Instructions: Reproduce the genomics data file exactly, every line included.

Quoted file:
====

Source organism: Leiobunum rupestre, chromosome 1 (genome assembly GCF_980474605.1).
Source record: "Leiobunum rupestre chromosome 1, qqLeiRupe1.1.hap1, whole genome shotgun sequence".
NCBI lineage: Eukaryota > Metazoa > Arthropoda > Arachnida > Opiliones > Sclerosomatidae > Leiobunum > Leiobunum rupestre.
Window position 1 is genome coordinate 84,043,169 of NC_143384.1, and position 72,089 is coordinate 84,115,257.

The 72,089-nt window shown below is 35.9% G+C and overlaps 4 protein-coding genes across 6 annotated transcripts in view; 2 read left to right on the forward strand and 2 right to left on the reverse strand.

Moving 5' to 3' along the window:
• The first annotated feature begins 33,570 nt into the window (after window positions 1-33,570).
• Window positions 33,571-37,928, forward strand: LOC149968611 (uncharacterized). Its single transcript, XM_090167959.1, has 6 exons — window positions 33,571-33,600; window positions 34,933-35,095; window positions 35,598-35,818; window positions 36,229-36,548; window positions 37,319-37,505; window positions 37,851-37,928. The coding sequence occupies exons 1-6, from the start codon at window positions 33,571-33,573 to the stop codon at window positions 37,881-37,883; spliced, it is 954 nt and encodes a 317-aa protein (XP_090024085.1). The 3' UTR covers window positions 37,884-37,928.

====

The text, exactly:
Source organism: Leiobunum rupestre, chromosome 1 (genome assembly GCF_980474605.1).
Source record: "Leiobunum rupestre chromosome 1, qqLeiRupe1.1.hap1, whole genome shotgun sequence".
NCBI lineage: Eukaryota > Metazoa > Arthropoda > Arachnida > Opiliones > Sclerosomatidae > Leiobunum > Leiobunum rupestre.
Window position 1 is genome coordinate 84,043,169 of NC_143384.1, and position 72,089 is coordinate 84,115,257.

The 72,089-nt window shown below is 35.9% G+C and overlaps 4 protein-coding genes across 6 annotated transcripts in view; 2 read left to right on the forward strand and 2 right to left on the reverse strand.

Moving 5' to 3' along the window:
• The first annotated feature begins 33,570 nt into the window (after window positions 1-33,570).
• Window positions 33,571-37,928, forward strand: LOC149968611 (uncharacterized). Its single transcript, XM_090167959.1, has 6 exons — window positions 33,571-33,600; window positions 34,933-35,095; window positions 35,598-35,818; window positions 36,229-36,548; window positions 37,319-37,505; window positions 37,851-37,928. The coding sequence occupies exons 1-6, from the start codon at window positions 33,571-33,573 to the stop codon at window positions 37,881-37,883; spliced, it is 954 nt and encodes a 317-aa protein (XP_090024085.1). The 3' UTR covers window positions 37,884-37,928.